THIS WEEK WE SAT DOWN AND HAD A CONVERSATION WITH ERIN FURIMSKY...
Erin Furimsky is a practicing studio artist in Bloomington, Illinois whose work focuses on the relationship of sculptural form with highly ornamented surfaces. She received a BFA from the Pennsylvania State University (1997) and an MFA from The Ohio State University (2002) and has exhibited her work nationally with inclusions of her work in international exhibitions.
Erin is a hand builder that works with small-scale volumetric forms. Since the beginning of time, humans have had an innate desire to place ornamentation, pattern, and imagery on objects, architecture, and their bodies. Erin dives into this desire through her work using various forms of surface embellishments.
Do you have artistic rituals in your practice?
I enjoy working on small tiles or dishes that become a "clay sketchbook" as I explore surface development on larger pieces. This allows me to take risks which is harder for me to do on a sculpture that had more time invested in the construction of the form. If I ever find myself stuck or not knowing what to do in the studio that is a safe and fun place for me to be productive.
What's more important to you, process or end result?
I am driven by the potential of the final results and a deadline, but it is the process of making that keeps me interested and always coming back. There are many steps and stages in making a finished ceramic piece and I encounter constant questions that must be solved along the way. Some may involve the clay and glaze preparation, the forming and sculpting of the piece, color and image transfer, and finally how to handle and fire the work. The process takes a lot of attention and I get fully invested as I am working and thinking about how to combine all of these technical aspects with my content.
Reaching Up / Touching, 2020 is about the relationship between two people and that careful dance that occurs as you establish roots but keep reaching up into the unknowns of life.
Who inspires your art making process the most? Or has a role in keeping you making art?
There is no better community than the ceramic community that I have been a part of for 25 years now. I have so many friends near and far and we share a deep passion for working with clay. This wider community of committed and curious makers from every stage of life is what inspires me.
Which do you identify with most? Early Bird , Night Owl, or Sleepy Bear?
My problem is I can be BOTH an early bird and night owl. I want to get the most out of every single day and not take my time and health for granted.
What kind of art do you wish you could make if you're not already doing so?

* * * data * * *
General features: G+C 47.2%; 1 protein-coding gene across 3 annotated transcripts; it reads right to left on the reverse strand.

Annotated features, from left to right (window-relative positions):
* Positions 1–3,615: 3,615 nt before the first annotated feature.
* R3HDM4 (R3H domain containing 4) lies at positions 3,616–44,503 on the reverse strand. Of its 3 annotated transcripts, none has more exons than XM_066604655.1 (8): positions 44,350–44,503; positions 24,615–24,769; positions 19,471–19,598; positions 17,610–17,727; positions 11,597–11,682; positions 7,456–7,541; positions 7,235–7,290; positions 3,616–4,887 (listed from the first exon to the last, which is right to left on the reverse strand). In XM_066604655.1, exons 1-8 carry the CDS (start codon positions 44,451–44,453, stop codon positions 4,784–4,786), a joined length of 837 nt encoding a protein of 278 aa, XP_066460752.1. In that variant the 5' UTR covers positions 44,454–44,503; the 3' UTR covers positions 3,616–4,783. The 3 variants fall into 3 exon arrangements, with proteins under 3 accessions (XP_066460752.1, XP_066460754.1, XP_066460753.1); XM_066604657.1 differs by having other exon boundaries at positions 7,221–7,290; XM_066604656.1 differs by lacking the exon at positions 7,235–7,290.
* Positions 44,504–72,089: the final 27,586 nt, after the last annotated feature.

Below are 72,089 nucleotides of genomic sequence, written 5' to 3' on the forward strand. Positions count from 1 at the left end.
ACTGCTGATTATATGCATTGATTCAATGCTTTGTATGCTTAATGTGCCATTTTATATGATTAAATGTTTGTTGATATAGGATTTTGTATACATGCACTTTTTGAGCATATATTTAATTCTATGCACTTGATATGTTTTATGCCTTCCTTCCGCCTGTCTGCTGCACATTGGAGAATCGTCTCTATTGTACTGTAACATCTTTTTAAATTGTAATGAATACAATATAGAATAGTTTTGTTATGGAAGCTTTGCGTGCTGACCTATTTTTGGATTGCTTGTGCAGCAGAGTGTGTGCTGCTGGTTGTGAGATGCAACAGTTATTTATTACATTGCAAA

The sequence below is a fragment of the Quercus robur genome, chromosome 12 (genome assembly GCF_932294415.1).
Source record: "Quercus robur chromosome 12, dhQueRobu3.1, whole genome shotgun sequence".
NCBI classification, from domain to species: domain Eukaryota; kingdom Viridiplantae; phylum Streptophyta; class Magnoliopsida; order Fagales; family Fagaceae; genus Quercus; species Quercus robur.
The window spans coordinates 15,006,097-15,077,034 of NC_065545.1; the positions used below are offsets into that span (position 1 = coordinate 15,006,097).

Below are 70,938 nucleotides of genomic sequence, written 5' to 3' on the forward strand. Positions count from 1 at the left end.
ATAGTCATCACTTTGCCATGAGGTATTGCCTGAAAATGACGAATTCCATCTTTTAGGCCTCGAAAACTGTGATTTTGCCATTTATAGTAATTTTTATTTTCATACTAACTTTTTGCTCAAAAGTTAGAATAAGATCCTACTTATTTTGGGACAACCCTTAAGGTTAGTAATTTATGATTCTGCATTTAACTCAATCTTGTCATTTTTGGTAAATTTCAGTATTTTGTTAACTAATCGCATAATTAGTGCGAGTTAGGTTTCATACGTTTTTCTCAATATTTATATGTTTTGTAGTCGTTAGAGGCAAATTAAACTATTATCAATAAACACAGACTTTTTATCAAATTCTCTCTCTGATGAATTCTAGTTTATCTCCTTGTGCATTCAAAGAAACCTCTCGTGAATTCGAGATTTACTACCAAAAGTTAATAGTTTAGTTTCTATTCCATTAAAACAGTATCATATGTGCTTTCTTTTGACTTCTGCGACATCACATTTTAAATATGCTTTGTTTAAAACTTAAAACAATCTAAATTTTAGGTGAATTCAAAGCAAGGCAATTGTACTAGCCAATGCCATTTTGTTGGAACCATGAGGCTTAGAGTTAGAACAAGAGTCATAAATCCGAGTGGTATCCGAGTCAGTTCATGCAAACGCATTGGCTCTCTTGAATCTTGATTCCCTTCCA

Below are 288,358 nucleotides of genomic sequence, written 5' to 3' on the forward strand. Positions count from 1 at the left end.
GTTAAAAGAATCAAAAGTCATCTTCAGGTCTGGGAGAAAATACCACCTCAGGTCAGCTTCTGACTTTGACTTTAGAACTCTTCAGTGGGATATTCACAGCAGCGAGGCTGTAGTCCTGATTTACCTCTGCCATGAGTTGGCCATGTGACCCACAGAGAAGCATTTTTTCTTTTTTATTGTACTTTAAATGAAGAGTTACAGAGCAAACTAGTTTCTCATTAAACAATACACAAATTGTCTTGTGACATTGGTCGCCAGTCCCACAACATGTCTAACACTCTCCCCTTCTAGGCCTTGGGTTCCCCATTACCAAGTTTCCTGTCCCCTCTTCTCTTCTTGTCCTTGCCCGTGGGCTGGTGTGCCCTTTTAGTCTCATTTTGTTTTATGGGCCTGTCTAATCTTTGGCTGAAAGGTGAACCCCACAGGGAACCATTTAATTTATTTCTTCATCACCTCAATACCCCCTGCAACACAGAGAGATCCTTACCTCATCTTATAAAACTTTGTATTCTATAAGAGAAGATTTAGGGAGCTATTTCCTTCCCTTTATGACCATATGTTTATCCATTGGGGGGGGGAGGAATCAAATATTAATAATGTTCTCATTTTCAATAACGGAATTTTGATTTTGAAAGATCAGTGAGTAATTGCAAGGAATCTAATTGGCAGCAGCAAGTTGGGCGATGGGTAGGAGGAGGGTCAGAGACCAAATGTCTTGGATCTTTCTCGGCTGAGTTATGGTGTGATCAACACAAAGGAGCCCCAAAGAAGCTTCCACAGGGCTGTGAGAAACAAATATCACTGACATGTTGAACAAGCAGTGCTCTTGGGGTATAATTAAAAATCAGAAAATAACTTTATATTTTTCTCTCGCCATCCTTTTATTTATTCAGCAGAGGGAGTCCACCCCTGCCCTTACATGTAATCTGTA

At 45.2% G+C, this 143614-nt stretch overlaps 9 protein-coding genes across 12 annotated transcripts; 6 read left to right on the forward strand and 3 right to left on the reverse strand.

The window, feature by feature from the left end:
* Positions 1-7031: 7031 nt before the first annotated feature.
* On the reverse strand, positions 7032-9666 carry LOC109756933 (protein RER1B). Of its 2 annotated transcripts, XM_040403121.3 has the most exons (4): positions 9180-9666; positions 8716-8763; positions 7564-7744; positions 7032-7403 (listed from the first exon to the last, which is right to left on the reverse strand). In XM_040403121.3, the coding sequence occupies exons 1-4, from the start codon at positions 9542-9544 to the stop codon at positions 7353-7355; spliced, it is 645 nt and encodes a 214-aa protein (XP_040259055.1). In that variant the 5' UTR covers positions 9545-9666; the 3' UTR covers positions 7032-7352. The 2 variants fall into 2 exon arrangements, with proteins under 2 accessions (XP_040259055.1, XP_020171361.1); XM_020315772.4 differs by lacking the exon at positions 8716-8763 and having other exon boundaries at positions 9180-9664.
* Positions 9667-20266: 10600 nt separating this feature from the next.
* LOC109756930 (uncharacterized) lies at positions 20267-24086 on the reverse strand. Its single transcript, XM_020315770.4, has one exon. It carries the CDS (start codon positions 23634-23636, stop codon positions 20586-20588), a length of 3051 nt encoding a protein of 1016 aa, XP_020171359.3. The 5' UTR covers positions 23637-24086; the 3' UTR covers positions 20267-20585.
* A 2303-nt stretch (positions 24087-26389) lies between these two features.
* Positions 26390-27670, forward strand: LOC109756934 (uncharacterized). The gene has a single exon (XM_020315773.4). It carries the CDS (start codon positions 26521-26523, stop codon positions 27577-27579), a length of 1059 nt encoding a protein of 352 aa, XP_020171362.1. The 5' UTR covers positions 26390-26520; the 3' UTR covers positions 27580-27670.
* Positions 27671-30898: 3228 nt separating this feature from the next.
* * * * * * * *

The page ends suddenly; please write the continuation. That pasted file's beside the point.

I am very interested in more printmaking processes. I hope to be able to work with more print and collage in the next couple of years.
From The Roots
Why should someone want to take a class from you?
I strive to help students feel comfortable with all the technical information that they need to understand when working with clay; so they feel confident and independent when working. At the same time, it is very important to try new things and expand what you thought was possible with your skills. Students definitely have fun and take some risks in my classes. This is when the creative process becomes fulfilling on a deeper level.
What was your first art job? first piece of art sold?
The first time I sold a teapot to a stranger it was out of a group show. It was an established gallery in PA I could not believe I was even getting to show there. It meant so much to me that I was in a competitive juried show with fantastic work from around the country. Then my piece stood out and drew someone in enough that they wanted to pay 22-year-old me actual money and have the teapot in their lives. I was thrilled.
What are your roadblocks or hurdles when making art?
It is always hard to find the time to be in the studio. Work and life priorities often cut into that precious studio time.
You can find Erin in Bloomington Il. Practicing and creating art from her home studio while teaching ceramic classes at Heartland Community College, Illinois State University, and the McLean County Arts Center where she has classes so popular they regularly fill up within hours of their offering.
If you'd like to take a class with Erin this summer theres still a few spaces left in
C14 - What's Your Number? Ceramic Address Tiles with Erin Furimsky
click on the link to join today
Some student comments on Erin's classes:
" Erin is an amazing instructor. Knowledgeable, informative, patient, positive. Despite her teaching college level advanced ceramics I NEVER felt like she was talking down to this beginners group. She made herself available to provide technical help and creative inspirations for those who wanted that input. Erin is an asset to the teaching staff at MCAC."
"It was a great class. Reigniting interest in clay working."
"Erin did a nice job preparing for the class. It was nice to have written and materials. She also shared book and videos to supplement the course information."
"Ability to work independently on projects and, suggestions/direction provided by Erin. Her suggestions built on my skill level and moved me forward."
*all photos courtesy of the Artist (Erin Furimsky)